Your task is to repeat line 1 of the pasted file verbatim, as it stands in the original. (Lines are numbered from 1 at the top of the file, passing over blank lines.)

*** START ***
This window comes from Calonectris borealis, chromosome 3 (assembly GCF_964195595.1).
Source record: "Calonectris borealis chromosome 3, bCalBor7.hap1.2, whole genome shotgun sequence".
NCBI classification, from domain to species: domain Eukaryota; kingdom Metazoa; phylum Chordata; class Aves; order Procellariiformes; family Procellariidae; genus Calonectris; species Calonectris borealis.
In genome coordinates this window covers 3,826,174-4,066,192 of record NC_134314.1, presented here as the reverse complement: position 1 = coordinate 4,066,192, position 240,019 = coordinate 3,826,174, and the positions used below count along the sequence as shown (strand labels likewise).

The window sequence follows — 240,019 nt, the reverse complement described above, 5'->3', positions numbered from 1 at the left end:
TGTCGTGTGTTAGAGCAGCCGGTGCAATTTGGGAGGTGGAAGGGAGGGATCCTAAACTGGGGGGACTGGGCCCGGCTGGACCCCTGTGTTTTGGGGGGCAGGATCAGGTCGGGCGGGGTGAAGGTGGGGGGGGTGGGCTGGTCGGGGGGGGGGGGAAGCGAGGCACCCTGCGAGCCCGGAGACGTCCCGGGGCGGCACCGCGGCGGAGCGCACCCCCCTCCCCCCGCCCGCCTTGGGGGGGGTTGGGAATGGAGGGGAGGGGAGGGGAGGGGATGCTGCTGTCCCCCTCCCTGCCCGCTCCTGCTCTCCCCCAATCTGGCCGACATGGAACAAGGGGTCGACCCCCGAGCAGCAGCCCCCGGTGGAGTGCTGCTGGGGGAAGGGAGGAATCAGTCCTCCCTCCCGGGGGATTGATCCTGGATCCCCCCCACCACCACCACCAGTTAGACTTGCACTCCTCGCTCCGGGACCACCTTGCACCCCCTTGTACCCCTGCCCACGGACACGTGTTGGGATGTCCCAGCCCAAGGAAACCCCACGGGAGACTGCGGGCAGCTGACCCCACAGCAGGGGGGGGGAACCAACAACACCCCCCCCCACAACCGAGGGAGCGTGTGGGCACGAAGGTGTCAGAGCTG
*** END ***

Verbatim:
This window comes from Calonectris borealis, chromosome 3 (assembly GCF_964195595.1).